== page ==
Muhammad ibn Zakariya al-Razi was believed to be born between 864 to 865 AD, although the exact date is not known. He was born into a Persian Muslim family in the City of Ray, located on the Great Silk Road . When he was still a young man, he moved to Baghdad to study and practice in a local “bimaristan” (hospital). In Baghdad, he studied under the guidance of one of the disciples of Humayun ibn Ishaq, who was proficient in Indian, Greek, and Persian medicines. His studies included astronomy, philosophy, alchemy, and mathematics.
Later, al-Razi got an opportunity of visiting the well-known Muqtadari hospital, where he gained the practical experience that laid a solid foundation for his medical journey. At this time, he also started practicing as an alchemist, and soon gained a high reputation among the people.
Al-Razi learned a great deal of practical medicine from working in hospitals (manoscritti / Public Domain )
He became so popular that people from distant parts of Asia started coming to him. Later still, he was appointed as an administrator of a new hospital that was built in Ray.
Stained glass window of al-Razi at Princeton University, United States (David Keddie / CC BY-SA 4.0 )
In June 2009, Iran was in the news for donating the “Scholars Pavilion” to the UN office in Vienna. The pavilion has statues of Abu Rayhan Biruni, al-Razi, Avicenna, and Omar Khayyam. While speaking about Muhammad ibn Zakariya al-Razi, the Belgian American chemist George Sarton regarded him as the “greatest physician of Islam and the Medieval Ages.”
Even today, he lives on in history as one of the greatest medical geniuses of all time.
Science In The Golden Age of Islam
We explore the links between medical research in the Golden Age of Science and the modern practice of medicine today. Standing in one of the largest neo-natal units in the world at Hamad Hospital in Qatar, you would not immediately be able to draw a link between the pioneering medical research being conducted and the work of physicists from the 9th century.
In this episode of Science in the Golden Age, theoretical physicist Jim al-Khalili guides us through a journey of discovery where he highlights the links between medical research in the Golden Age of Science during the 9th and 14th centuries and the modern practice of medicine today.
At Hamad Hospital, a new treatment is being trialled for babies born with a neurological disorder called neo-natal encephalopathy. Senior consultant Dr Samawal Lutfi explains how the double blind placebo control method ensures the accuracy of the study. This notion of a control group goes all the way back over a thousand years to a Persian physician by the name of Al-Razi who built the first hospitals in Baghdad. He was an early proponent of applying a rigorous scientific approach to medicine and used a control group when testing methods to treat meningitis in the 9th century.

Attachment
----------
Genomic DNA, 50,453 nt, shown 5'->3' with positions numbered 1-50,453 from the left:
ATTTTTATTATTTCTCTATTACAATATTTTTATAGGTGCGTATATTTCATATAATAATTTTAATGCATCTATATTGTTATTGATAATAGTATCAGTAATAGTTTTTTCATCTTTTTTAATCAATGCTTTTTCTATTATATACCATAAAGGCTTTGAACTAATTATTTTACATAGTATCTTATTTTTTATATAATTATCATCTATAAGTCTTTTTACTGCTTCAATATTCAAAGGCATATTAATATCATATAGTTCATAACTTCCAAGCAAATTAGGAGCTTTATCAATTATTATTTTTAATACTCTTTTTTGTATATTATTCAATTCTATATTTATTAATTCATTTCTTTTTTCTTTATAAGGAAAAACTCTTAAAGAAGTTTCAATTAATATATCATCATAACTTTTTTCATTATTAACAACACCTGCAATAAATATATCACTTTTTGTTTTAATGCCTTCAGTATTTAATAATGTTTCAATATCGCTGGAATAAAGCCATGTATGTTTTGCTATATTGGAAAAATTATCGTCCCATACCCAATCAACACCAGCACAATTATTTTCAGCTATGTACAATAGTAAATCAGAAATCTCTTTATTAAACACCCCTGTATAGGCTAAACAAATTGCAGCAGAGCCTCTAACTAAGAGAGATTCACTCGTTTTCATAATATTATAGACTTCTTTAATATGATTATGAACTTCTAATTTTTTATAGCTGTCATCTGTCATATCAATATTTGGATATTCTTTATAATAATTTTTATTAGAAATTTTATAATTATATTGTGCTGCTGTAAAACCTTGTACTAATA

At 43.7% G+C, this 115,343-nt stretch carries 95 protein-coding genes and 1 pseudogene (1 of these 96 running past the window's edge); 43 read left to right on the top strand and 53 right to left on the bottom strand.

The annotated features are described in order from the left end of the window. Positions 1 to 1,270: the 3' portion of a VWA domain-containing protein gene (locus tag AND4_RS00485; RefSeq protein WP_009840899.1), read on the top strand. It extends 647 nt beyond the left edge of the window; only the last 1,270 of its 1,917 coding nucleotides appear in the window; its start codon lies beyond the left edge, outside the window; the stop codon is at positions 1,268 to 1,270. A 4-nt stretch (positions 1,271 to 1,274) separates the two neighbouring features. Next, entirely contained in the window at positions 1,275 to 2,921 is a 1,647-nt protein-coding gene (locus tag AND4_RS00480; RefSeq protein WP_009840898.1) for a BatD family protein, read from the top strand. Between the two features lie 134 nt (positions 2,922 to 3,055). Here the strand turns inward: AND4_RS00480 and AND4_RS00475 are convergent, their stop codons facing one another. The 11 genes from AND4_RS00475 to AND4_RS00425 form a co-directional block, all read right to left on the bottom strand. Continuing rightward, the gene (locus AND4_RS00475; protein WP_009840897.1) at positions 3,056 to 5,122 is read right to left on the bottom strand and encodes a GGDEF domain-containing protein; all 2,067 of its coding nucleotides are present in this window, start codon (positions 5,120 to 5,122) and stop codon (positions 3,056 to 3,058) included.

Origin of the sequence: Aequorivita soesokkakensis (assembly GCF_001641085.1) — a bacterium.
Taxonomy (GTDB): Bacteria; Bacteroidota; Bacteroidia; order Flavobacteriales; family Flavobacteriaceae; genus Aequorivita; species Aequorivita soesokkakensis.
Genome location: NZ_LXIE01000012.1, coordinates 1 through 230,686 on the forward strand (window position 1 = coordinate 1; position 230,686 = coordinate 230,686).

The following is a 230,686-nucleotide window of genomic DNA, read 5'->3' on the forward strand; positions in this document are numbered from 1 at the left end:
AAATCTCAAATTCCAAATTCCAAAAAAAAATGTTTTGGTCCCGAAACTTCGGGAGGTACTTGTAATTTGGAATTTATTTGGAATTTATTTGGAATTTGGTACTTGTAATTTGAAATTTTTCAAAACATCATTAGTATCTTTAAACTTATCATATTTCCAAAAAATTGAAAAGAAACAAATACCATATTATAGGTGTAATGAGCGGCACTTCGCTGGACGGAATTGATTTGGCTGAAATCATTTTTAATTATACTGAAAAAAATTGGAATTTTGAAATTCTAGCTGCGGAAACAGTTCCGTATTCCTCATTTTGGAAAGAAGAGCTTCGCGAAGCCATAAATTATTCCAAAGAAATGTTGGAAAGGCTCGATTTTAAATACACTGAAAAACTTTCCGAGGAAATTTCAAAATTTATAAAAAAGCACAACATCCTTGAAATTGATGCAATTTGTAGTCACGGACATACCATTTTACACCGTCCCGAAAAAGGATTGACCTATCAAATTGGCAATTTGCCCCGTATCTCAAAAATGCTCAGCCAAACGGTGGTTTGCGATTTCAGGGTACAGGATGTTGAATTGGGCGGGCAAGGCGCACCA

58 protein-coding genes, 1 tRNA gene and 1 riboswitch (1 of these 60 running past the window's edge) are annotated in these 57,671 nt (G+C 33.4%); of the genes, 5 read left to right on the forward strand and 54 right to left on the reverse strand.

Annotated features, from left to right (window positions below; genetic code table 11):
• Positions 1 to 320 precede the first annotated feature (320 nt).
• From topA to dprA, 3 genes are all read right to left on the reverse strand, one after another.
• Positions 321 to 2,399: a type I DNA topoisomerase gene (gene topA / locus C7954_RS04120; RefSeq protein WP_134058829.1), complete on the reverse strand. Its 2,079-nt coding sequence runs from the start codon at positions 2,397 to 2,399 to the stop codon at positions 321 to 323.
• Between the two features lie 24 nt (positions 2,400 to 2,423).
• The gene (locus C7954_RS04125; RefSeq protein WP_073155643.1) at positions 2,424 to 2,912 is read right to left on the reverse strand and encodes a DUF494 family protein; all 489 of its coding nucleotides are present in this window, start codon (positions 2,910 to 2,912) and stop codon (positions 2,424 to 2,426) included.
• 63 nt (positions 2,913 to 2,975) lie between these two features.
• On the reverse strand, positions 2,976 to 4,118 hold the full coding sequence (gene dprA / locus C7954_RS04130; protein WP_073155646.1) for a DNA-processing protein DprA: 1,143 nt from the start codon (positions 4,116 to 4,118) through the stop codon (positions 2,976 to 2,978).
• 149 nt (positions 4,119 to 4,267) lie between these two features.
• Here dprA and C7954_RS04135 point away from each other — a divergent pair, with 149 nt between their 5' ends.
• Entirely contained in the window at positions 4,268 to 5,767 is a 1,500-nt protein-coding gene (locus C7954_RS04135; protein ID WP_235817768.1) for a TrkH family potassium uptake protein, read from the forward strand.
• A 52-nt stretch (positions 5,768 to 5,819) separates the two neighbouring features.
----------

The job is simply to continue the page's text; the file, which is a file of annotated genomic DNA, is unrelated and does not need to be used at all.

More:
At Harefield Hospital in the UK, we meet Professor Magdi Yacoub, a pioneering transplant surgeon and one of the world’s leading heart specialists. Professor Yacoub explains how the 13th century Syrian scholar Ibn al-Nafis redefined the understanding of pulmonary circulation. He challenged the commonly accepted wisdom of the Greek scholar Galen, who had said that blood passes directly between the heart’s right and left ventricle through the septum, the dividing wall that separates them.
Ibn al-Nafis put forward the idea that blood could not pass directly between the right and left chambers of the heart — and that the lungs had a role to play in this process. Ibn al-Nafis’ description was not widely accepted at the time, and it wasn’t until his manuscript was re-discovered in the 20th century that his work was universally recognised.
From Al-Razi, to Ibn al-Nafis, to the 10th-century philosopher and physician Ibn Sina, Jim examines the most influential medics of the Golden Age. He shows us his personal copy of Ibn Sina’s Al-Qanun fi al-Tibb (‘The Canon of Medicine’), a comprehensive text which was the pinnacle of medical knowledge at that time. It was widely copied and translated, becoming a standard medical reference across the world for centuries.
Jim ends his journey at the Weill Cornell Medical College in Qatar, learning how the institute is using the latest equipment to map the human genome. The genome is the complex genetic code contained in every one of our cells and sequencing it can reveal possible diseases that are inherited. Focusing on genetic and hereditary diseases specifically affecting the Qatari population, scientists from around the world have come together to work on this ambitious project that some-what parallels Baghdad’s Bayt al-Hikma (The House of Wisdom), the renowned centre of learning that played an integral role in the Islamic world’s scientific advancement.
Al-Razi is best known for his role in medicine during the Golden age of Islam. He worked mainly on diseases in children and elders, chemicals used in making medicine, problems related to eye, and had a hospital built in Rey, Tehran. In short, he was a complete doctor. Al-Razi is also known as Rhazes in the west. He was given the title of ‘father of pediatrics’.
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Neenah Payne writes for Activist Post